In short, paying for care disrupts plans to: minimize or avoid taxes (free step-up is lost if capital assets are used to pay for care); avoid actualizing losses in a down market; prevent the liquidation of capital assets; maximize inheritances; and keep commitments to charities.

In no small way, the need for care disrupts your very business model.

Engaging Clients in a Discussion about Consequences

If you do engage your client on the subject, it’s likely based on the risk of needing care and attendant costs. The process can often be reduced to three steps:

Step 1: Risk-based. The individual is educated about the risk of needing care as he or she ages. Statistics are used to reinforce the statements.

Step 2: Client-centric. The focus is on the impact to the individual including: loss of independence; inability to choose where and how care is delivered; being a burden to the family; and the loss of assets paying for care.

Step 3: Product-driven. Long-term care insurance is positioned as protecting the individual. Owning the product allows the client to maintain independence, choose where care is provided (including a good nursing home if necessary), not be a burden, and protect assets.

This philosophy can be summed up as “risk-based selling.” The ultimate goal is to convince the client to buy a product to protect him or herself from a risk. Risk-based selling, however, is fundamentally flawed. It is based on the incorrect presumption that clients—particularly healthy men with no prior experience—are interested in being educated about the risk of care and what it costs. They are not, because men are generally genetically wired to dismiss risk.¹

How Risk-Based Selling Creates Cognitive Dissonance

Using the likelihood of chronic illness as a strategy to motivate your client to purchase a product has just the opposite effect; it creates cognitive dissonance. Cognitive dissonance is the level of discomfort experienced when one’s beliefs are undermined by facts to the contrary. Clients deal with discomfort in one of three ways:

  • Ignore the facts that makes one feel uncomfortable.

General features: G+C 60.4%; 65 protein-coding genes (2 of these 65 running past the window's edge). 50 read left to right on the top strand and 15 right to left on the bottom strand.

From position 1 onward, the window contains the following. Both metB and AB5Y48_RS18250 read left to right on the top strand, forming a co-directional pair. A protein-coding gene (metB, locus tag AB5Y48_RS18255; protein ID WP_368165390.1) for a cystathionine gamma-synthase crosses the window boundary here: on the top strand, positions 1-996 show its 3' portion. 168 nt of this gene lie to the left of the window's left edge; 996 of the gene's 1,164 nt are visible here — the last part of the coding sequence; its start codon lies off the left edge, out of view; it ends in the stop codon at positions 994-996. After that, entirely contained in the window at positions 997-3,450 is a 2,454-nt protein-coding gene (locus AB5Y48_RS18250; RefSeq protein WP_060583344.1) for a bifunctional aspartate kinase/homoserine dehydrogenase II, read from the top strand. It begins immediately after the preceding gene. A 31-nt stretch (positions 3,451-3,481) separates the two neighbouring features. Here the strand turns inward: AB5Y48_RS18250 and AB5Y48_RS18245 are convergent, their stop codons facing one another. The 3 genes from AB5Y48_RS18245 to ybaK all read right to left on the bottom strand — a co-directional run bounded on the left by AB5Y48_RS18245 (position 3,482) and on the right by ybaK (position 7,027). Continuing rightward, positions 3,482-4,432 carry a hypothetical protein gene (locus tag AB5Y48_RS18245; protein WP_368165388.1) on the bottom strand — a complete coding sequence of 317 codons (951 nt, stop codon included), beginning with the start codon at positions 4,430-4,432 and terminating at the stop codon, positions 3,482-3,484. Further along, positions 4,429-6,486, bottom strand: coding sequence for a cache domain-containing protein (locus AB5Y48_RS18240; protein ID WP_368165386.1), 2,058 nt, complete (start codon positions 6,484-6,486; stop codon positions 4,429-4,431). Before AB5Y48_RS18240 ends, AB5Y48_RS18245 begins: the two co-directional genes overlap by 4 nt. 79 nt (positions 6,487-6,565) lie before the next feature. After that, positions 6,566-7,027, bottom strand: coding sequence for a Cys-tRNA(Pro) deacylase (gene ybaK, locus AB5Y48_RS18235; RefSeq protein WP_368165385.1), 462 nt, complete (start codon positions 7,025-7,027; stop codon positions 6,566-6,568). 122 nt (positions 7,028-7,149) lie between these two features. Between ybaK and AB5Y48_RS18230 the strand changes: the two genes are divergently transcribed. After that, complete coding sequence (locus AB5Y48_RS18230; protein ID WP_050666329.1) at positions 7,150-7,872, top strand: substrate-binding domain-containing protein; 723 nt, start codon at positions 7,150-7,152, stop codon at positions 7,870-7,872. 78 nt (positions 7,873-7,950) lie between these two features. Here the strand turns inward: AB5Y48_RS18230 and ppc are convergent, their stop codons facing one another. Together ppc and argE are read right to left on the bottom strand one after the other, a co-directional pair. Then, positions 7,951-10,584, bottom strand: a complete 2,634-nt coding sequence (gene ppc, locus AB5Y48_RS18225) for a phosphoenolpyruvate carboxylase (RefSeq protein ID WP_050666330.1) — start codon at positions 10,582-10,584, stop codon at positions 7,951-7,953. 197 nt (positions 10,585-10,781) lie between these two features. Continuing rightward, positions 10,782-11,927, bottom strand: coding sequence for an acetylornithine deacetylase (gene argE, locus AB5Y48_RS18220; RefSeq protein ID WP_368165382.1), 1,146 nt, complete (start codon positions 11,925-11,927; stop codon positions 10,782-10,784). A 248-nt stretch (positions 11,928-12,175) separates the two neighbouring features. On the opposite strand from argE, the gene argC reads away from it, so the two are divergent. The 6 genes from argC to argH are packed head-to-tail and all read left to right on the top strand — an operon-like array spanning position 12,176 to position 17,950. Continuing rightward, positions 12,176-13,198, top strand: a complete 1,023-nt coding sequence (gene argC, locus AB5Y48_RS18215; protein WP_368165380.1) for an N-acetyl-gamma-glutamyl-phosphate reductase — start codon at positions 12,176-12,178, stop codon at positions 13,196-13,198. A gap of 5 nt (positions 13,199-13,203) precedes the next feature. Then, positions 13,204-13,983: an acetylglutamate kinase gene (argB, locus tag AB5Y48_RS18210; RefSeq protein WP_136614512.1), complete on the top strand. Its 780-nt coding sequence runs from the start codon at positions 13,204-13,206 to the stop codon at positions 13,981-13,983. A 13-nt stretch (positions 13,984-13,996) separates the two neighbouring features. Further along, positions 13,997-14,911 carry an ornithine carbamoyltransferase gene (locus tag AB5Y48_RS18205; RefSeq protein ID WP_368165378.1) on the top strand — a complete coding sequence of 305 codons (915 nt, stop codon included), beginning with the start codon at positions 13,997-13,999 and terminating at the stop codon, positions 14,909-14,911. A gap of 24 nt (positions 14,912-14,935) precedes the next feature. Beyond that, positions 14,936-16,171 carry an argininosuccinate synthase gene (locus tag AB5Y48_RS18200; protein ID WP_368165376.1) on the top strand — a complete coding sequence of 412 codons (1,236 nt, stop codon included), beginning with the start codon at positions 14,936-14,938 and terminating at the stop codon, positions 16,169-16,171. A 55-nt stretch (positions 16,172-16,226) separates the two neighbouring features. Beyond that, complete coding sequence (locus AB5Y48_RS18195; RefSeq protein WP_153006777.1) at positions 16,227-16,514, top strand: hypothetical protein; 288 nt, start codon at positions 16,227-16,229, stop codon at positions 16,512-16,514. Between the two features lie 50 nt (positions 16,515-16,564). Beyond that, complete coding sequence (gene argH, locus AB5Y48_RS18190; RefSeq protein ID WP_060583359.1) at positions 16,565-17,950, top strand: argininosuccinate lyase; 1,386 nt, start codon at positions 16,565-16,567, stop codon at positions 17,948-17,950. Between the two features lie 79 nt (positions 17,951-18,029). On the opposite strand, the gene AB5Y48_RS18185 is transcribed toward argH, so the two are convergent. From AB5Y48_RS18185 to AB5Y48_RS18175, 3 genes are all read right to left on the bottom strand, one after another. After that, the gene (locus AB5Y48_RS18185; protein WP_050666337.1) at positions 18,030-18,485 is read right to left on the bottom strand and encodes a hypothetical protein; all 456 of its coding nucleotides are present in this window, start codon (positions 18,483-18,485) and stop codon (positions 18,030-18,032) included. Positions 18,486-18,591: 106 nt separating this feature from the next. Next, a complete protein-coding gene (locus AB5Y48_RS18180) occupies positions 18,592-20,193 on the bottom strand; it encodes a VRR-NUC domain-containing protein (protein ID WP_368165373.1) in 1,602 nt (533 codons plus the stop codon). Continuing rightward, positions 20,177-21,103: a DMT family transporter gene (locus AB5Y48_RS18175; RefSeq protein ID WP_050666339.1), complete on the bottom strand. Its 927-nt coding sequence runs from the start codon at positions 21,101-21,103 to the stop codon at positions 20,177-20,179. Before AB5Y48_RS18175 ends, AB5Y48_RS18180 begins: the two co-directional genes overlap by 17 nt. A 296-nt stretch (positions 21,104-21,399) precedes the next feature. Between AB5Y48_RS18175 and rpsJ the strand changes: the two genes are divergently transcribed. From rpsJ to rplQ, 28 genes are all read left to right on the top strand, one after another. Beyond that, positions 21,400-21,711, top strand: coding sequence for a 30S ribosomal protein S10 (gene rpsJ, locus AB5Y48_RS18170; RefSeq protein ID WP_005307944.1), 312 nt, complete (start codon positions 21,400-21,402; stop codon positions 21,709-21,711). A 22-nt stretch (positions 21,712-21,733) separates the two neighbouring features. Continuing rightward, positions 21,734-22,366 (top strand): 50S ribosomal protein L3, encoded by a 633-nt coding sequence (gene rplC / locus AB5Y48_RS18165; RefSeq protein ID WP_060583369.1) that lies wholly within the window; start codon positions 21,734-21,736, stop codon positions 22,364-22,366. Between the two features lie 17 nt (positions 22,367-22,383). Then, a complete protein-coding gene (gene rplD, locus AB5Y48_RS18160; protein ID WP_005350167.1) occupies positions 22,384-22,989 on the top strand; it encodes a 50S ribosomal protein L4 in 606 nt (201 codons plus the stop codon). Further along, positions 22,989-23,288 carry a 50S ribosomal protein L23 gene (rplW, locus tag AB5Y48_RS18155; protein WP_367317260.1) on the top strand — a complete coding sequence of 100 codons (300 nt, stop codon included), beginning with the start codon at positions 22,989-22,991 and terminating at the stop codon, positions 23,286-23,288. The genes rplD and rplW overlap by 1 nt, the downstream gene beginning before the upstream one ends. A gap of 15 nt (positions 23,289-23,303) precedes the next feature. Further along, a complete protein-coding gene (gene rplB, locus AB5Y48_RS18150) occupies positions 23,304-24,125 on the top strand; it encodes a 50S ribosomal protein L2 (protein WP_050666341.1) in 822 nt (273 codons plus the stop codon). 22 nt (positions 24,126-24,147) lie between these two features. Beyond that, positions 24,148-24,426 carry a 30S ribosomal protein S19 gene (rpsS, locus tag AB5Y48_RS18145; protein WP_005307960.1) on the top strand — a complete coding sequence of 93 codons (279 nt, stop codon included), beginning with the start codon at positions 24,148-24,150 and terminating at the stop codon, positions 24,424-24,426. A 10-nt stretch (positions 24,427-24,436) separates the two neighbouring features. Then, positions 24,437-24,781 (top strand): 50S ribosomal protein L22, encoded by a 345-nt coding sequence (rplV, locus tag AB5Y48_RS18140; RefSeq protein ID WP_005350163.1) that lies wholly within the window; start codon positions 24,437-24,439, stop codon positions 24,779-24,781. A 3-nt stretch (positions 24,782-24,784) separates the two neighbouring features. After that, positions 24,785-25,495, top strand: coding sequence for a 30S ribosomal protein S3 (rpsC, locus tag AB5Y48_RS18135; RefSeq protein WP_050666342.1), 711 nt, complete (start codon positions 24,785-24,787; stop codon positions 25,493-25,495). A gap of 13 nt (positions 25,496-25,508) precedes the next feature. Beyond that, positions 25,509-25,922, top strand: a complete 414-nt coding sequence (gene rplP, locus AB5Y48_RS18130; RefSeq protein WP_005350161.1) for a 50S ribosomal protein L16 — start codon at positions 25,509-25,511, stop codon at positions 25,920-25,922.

• Rationalize behavior so the individual can continue current beliefs.
  • Change behavior.

Cognitive behavior predicts, quite accurately it turns out, how healthy clients—particularly men—respond when the belief that care will never be needed is contradicted with statistics that it likely will.

Ignore the facts. Action taken: The client listens politely, confirms that he understands the risk and cost, compliments you on the presentation and then does … nothing.

Rationalize behavior. Action taken: The client says, “I won’t live a long life”; “I’ll never need care”; “I am not going to a nursing home”; or “I have sufficient assets to pay for care.” This confirms he believes he will not need care.

Change behavior. Action taken: None. No compelling reason has been given to motivate him to change behavior.

Changing the Focus of the Conversation

The proper approach is to educate your client not about a series of risks to him or her, but about a series of potentially irreversible consequences to his or her family. This is referred to as Consultative Engagement2 and it is based on educating clients about how a need for care would so substantially compromise their health, that they would no longer be able to execute their essential directives of providing for and protecting those whom they love, causing serious consequences.

What are those consequences?

  • The client would be so compromised that those he or she promised to take care of would have no choice but to put their lives aside to take care of the client, resulting in great emotional and physical stress.